The IPKat was very excited when he read earlier this week about the Memorandum of Understanding concluded between the European Patent Office (EPO) and the Institute of Electrical and Electronic Engineers, Inc Standards Association (IEEE-SA). According to the EPO's website:
"Signed by EPO's ad interim Vice-President for Legal and International Affairs, Wim Van der Eijk, and IEEE-SA Managing Director Judith Gorman, the memorandum aims to increase co-operation between the two institutions on standards and intellectual property.The IPKat is a cooperative Kat, and he likes to see bodies like the EPO being seen to be caring and sharing. But what he wants to know is this:
In the MoU, the two organisations agree to share knowledge, information and documentation on technology and standards, and to collaborate on education related to standards and IP issues. The IEEE will also facilitate the involvement of EPO representatives in all relevant IEEE-SA working groups and investigate whether the Office can participate in beta testing of its document management system.
"Clearly defined interfaces and information exchange must be established between formal standards setting organisations and patent offices in order to increase transparency in this critical field, where two types of regulatory systems are interfering " says Wim Van der Eijk. "This is the first agreement of its kind, but it is part of a wider strategy."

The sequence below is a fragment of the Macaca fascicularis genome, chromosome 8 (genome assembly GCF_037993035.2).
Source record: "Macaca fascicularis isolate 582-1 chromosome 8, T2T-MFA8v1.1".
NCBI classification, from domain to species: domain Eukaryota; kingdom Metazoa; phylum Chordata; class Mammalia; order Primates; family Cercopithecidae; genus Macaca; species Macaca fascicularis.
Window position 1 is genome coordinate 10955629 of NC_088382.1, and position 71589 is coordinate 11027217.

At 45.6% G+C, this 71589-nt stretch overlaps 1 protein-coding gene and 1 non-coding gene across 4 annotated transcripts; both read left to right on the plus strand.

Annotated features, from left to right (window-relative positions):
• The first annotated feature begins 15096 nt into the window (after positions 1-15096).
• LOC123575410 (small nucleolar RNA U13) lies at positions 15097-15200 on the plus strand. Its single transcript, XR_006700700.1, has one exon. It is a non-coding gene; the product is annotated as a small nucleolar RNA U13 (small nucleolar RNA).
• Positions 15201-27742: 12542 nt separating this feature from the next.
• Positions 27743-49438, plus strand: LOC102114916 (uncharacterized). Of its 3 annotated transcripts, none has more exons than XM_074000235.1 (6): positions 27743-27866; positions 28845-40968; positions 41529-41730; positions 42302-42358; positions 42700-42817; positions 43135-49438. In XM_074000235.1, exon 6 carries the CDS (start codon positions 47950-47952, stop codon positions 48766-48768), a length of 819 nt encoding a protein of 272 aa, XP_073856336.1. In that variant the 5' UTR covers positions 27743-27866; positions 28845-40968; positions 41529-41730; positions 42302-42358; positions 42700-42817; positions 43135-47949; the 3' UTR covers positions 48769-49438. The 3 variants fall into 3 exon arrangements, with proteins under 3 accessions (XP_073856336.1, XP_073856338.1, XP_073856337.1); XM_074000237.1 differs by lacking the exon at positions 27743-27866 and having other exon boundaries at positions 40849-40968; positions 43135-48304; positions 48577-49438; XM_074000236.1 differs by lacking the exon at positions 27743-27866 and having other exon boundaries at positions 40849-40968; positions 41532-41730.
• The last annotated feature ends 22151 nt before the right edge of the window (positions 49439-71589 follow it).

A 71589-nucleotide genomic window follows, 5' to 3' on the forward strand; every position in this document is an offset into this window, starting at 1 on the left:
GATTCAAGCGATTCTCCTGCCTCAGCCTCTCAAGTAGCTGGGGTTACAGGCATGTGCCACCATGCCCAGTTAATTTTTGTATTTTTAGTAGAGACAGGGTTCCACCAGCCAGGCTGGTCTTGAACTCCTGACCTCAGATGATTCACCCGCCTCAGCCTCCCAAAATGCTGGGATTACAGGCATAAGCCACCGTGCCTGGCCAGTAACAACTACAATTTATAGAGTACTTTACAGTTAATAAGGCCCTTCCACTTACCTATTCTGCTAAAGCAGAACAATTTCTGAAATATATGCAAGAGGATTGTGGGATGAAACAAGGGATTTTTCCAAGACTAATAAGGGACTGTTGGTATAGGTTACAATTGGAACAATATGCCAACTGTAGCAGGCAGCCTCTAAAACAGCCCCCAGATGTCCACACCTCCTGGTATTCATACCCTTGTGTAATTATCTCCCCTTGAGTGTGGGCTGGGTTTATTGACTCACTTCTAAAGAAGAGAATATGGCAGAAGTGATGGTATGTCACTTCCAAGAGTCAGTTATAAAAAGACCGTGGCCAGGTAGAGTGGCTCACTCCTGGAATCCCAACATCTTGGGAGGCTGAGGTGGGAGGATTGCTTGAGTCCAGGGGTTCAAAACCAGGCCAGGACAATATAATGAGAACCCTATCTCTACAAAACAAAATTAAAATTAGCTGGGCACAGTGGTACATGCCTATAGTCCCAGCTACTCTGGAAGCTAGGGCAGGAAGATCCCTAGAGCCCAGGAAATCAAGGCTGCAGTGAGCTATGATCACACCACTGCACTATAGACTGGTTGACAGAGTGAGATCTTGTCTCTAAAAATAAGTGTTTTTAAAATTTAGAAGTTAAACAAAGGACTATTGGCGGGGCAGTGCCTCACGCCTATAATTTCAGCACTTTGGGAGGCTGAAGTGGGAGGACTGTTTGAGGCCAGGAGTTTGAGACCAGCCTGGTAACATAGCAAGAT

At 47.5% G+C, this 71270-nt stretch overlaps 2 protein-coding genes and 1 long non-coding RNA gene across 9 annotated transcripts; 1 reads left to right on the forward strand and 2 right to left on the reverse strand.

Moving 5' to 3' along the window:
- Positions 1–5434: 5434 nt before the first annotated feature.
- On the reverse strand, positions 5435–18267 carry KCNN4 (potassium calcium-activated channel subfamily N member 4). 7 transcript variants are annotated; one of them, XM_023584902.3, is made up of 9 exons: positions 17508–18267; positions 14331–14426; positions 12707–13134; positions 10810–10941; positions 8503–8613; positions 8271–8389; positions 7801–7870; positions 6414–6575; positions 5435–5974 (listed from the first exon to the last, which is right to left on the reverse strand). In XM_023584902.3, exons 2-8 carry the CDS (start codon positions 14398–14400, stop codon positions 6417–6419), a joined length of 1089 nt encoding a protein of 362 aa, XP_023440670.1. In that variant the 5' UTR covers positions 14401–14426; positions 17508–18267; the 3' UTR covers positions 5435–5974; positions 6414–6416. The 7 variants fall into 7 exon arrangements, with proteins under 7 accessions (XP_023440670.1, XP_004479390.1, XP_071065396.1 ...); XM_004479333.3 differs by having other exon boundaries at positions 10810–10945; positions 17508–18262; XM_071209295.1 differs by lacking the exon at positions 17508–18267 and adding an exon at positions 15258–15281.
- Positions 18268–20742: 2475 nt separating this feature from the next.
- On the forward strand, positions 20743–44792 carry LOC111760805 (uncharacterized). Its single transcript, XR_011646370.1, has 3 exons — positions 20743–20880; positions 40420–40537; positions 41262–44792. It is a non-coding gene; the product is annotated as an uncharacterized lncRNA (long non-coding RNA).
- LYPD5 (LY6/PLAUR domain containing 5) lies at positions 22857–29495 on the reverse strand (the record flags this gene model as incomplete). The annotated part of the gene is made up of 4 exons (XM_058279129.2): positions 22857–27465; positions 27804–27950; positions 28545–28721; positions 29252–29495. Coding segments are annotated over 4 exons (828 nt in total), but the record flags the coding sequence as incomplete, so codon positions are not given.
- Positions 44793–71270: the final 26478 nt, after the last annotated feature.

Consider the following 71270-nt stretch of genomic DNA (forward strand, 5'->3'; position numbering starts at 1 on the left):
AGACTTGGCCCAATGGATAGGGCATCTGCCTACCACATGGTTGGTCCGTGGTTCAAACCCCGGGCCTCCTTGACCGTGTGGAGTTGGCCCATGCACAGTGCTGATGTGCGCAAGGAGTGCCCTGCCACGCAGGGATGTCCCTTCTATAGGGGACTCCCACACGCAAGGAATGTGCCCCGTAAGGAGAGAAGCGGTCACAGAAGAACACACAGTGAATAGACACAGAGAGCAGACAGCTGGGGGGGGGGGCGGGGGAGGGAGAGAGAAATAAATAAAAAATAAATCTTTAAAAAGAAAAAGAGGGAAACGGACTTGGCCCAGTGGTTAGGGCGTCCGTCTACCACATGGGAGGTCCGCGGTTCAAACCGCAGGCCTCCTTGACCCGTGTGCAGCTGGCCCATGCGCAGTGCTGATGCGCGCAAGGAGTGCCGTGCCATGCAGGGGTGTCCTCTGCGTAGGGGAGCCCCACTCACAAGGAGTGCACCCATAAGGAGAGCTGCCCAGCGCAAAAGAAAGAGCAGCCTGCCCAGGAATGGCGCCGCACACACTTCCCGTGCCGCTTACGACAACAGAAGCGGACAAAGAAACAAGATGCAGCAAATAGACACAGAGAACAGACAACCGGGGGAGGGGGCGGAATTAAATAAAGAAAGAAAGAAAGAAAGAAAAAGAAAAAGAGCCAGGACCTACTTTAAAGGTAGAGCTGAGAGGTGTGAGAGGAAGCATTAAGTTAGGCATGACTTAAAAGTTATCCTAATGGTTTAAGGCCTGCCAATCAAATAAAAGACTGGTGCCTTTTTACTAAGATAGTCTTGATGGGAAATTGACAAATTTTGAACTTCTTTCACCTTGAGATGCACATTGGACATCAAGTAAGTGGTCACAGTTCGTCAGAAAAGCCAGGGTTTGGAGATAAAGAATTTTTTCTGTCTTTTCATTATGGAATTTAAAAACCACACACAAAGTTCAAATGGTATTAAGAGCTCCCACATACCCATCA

"We are also in talks with the International Telecommunication Union (ITU) and the European Telecommunications Standards Institute (ETSI) and hope to conclude similar agreements with them," he said.
"This landmark collaborative agreement with the EPO will help educate, promote and strengthen positions surrounding intellectual property polices in standardization," says Judith Gorman, IEEE-SA Managing Director. "It opens the door for a wide-range of activities related to IP in efforts to support the IP needs of industry not only in the EC, but around the globe."
Closer involvement with standards organisations is supporting EPO's efforts to make sure that the patent system contributes to the promotion of innovation and a healthy, competitive environment for business.
The IEEE, a not-for-profit corporation based in New Jersey, is a leading developer of international standards that underpin many of today's products and services, particularly in the fields of telecommunications, information technology and power generation".
* There are a lot of long and quite grand words in this MoU -- but what in practical terms do they mean for the examiner or the Boards of Appeal when they are carrying out their current functions?* How will the effectiveness of any tangible outcome from the MoU be measured? By whom, and at what intervals of time?* If standardisation in this context means what the IPKat thinks it does, are there any plans to bring the EU or national competition authorities into the circle? This may be important if standards bring about a need for cross-licensing or pooling of patents, with subsequent and vital significance for issues such as the ability of new entrants to gain access to the standards at an affordable cost and the feasibility of developing and patenting technologies that compete with those subject to the standards.